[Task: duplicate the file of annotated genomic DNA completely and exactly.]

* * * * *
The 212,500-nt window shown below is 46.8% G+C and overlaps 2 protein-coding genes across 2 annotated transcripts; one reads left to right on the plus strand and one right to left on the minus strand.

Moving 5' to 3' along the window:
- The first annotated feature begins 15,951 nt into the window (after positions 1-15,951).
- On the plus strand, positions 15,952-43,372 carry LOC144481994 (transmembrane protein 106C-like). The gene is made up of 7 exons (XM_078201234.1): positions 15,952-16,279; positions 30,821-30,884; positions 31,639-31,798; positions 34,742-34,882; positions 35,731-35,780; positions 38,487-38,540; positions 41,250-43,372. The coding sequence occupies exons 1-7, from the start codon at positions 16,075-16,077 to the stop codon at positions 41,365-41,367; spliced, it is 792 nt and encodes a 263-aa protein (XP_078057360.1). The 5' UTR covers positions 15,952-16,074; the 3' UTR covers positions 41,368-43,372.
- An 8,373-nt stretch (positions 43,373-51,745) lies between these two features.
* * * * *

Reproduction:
The 212,500-nt window shown below is 46.8% G+C and overlaps 2 protein-coding genes across 2 annotated transcripts; one reads left to right on the plus strand and one right to left on the minus strand.

Moving 5' to 3' along the window:
- The first annotated feature begins 15,951 nt into the window (after positions 1-15,951).
- On the plus strand, positions 15,952-43,372 carry LOC144481994 (transmembrane protein 106C-like). The gene is made up of 7 exons (XM_078201234.1): positions 15,952-16,279; positions 30,821-30,884; positions 31,639-31,798; positions 34,742-34,882; positions 35,731-35,780; positions 38,487-38,540; positions 41,250-43,372. The coding sequence occupies exons 1-7, from the start codon at positions 16,075-16,077 to the stop codon at positions 41,365-41,367; spliced, it is 792 nt and encodes a 263-aa protein (XP_078057360.1). The 5' UTR covers positions 15,952-16,074; the 3' UTR covers positions 41,368-43,372.
- An 8,373-nt stretch (positions 43,373-51,745) lies between these two features.